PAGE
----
Wilson

Movie review by
Jeffrey M. Anderson, Common Sense Media
Wilson Movie Poster Image
Vulgar but funny, touching comedy is full of adult humor.
  • R
  • 2017
  • 94 minutes

Parents say

age 13+
Based on 3 reviews

Kids say

Not yet rated

A lot or a little?

The parents' guide to what's in this movie.

Positive messages

As cynical and dark as this movie can be, it also has a message of hope; it truly believes that humanity has good to offer and that family is an important source of strength and refuge. Shows some fat-shaming but doesn't support this behavior.

Positive role models & representations

Wilson is foul-mouthed, temperamental, and sometimes mean, but he forever hopes for the best in people. And even though he's often disappointed, he keeps persisting.

Violence

A brawl includes punching, throwing, etc. Brief hitting. Main character is punched/beaten in prison (also smashed in the head with a metal tray). Wounds and bruises are shown. A secondary character dies of cancer. Reference to "ass-rape" in prison. A character has a swastika tattoo.

Sex

Characters are interrupted while having sex; no graphic nudity. Other characters sleep together in the same bed; sex is presumed but not shown. Kissing. Main character talks to prostitutes. Strong innuendo.

Language

Extremely strong, constant language includes "f--k," "motherf----r," "s--t," "bulls---," "a--hole," "p---y," "c--t," "c---sucker," "c--k," "ass-rape," "bitch," "whore," "ass," "dumbass," "penis," "balls," "d--khead," "butt," "dong," and "hell," plus uses of "God" and "Jesus Christ" (as exclamations).

Consumerism

Mentions of Yelp and Legos.

Drinking, drugs & smoking

A supporting character is a recovering alcohol/drug user. Characters drink wine at dinner. Mention of cocaine.

What parents need to know

Parents need to know that Wilson is an edgy dark comedy based on a graphic novel by Daniel Clowes. It centers on a character (played by Woody Harrelson) who's foul-mouthed, temperamental, and sometimes mean but also forever hopeful about the goodness of people and family. Language is the biggest issue; it's extreme and constant and includes every four-letter word imaginable. There's a knock-down fight scene between two sisters, as well as a few scenes of Wilson being beaten up in prison. He's smashed in the head with a metal tray, and wounds and bruises are shown. In addition to strong sexual innuendo, there's a non-graphic sex scene between Wilson and a woman, and he's later shown lying in bed with a different woman. A secondary character is said to be a recovering addict; some social drinking is shown, and drugs are mentioned.

User Reviews

Educator and Parent Written byLelouch Vi Britannia June 24, 2017

Forrest Gump's day off

In this drama/comedy, a young man aged 16 (Wilson) is an aspiring baseball player. He ends up failing almost all his classes, and runs away from home after his... Continue reading
Adult Written byS T January 15, 2018

Very realistic and thoughtful movie with non-fake themes.

Wilson.. is a very good movie if you like real life scenarios and characters. The acting is phenomenal, the cast is phenomenal, the story rings very true from a... Continue reading

There aren't any reviews yet. Be the first to review this title.

What's the story?

In WILSON, Wilson (Woody Harrelson) is a dog-lover and something of an outspoken optimist: He expects the best in human behavior and is outraged when he doesn't get it. His life is changed when his father takes a turn for the worse, and Wilson begins to despair about leaving the planet with nothing to show for it. But then fate re-introduces him to Pippi (Laura Dern), the ex-wife he's never quite forgotten. He then discovers that she once had a daughter whom she gave up for adoption. They find the now-teenage Claire (Isabella Amara), who has a huge attitude, and Wilson becomes enthralled with the idea of being a family. Unfortunately, Wilson hasn't quite registered that his visits with Claire, done without the knowledge of her adopted parents, aren't quite legal.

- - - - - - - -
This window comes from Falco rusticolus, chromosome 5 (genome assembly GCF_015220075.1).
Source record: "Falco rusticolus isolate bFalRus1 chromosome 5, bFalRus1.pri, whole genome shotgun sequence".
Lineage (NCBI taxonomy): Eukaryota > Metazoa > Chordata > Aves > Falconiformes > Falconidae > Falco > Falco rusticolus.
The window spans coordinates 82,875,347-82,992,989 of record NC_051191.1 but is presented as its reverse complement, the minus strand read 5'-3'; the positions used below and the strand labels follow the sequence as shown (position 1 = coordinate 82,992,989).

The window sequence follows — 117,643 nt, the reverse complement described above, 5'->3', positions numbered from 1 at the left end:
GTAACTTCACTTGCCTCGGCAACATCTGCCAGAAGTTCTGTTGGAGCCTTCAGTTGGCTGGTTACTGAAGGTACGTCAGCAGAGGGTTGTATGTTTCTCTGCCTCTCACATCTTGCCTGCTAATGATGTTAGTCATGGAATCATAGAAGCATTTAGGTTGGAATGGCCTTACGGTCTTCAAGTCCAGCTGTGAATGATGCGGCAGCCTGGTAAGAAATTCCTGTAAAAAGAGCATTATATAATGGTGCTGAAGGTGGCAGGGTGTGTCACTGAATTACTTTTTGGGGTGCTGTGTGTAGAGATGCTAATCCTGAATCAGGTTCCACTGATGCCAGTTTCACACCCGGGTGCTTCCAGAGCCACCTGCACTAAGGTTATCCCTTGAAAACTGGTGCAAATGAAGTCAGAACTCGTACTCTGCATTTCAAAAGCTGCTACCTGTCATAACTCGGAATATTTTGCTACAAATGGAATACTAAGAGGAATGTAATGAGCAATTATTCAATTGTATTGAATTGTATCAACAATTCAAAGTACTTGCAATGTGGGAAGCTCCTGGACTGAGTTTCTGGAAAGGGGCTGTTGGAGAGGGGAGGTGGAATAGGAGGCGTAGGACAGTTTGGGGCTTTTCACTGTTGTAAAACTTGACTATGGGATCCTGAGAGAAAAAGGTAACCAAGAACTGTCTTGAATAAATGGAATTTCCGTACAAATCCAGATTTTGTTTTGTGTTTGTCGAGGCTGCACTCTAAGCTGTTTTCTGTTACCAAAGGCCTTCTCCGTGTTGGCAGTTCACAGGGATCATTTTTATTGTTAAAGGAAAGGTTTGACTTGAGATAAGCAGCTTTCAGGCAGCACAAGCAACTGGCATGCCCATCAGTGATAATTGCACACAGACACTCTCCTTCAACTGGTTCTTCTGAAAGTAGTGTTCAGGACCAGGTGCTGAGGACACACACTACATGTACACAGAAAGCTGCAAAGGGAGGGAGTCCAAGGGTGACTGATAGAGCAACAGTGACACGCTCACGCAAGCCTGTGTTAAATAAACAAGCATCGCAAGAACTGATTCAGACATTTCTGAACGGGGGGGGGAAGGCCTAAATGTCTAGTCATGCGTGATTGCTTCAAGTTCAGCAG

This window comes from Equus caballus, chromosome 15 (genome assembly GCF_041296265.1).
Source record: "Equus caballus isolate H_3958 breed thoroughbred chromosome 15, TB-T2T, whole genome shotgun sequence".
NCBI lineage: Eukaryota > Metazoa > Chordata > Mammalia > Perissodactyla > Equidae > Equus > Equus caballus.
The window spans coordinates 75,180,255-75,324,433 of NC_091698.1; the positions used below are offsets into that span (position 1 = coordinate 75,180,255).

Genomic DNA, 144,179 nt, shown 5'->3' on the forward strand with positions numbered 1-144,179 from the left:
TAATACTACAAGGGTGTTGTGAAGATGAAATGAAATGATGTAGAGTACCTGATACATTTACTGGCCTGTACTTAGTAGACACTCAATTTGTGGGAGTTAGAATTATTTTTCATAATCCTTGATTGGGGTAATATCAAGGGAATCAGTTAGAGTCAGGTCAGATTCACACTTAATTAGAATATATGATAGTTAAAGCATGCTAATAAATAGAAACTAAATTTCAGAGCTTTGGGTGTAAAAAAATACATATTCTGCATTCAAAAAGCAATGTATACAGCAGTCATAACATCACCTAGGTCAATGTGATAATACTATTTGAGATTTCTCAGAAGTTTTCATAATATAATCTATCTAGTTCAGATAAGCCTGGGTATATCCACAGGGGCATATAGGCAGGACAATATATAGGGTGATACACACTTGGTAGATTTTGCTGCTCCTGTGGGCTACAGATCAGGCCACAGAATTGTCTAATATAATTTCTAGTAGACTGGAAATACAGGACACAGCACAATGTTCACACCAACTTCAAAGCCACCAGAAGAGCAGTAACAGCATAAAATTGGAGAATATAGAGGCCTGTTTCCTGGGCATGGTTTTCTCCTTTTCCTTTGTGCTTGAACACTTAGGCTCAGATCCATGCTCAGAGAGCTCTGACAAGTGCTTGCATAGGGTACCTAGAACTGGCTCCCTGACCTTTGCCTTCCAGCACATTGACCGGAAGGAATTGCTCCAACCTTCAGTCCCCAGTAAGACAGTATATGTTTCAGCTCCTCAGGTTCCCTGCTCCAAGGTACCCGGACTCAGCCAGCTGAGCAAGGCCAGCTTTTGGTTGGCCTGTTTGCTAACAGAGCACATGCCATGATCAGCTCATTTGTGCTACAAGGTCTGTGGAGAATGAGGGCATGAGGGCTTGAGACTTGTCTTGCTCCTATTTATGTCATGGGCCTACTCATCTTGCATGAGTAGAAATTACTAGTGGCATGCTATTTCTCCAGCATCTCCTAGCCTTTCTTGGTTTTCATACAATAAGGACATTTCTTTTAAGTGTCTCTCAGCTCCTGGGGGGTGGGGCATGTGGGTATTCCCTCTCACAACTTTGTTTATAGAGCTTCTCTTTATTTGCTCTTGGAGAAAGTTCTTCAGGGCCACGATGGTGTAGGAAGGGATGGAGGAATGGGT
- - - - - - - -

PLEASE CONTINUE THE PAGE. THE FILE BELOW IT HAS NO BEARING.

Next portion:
Is it any good?

Like Daniel Clowes' earlier Ghost World, this adaptation of his 2010 graphic novel is  filled with vulgar, adult humor -- but it's also extremely funny, truthful, and touching. Though the book version of Wilson was often difficult to like, in the movie, he's kind of a cynical optimist, expecting the best of people but outraged when he doesn't get it. Thanks in part to Harrelson's nuanced performance, Wilson becomes something of a lovable misfit.

Director Craig Johnson, whose great The Skeleton Twins was unafraid to look at the dark side of human nature while still achieving funny, truthful characters, does fine work here again. In addition to Harrelson, Dern is miraculous as Wilson's ex, struggling to keep upright, and each and every smaller role is fleshed out by a memorable, vivid performance. The movie's look and pacing echo Clowes' comic work, creating a world both ridiculous and warm. It's a subtly complex movie, and though the outcome is still a little dark, Wilson is ultimately hopeful.

Talk to your kids about ...

  • Families can talk about Wilson's violent moments. Are the "beating up" scenes funny or shocking? How different is the impact when death enters into the story?

  • Does the movie use any stereotypes? Does it play into them or undermine them?

  • How does the movie handle Pippi's past with drug use and drinking? Does it sympathize with her? Does it judge her?

  • Is Wilson hopeful or cynical? Does he see the best or the worst in people? What makes him a sympathetic character?

Movie details

For kids who love quirky characters

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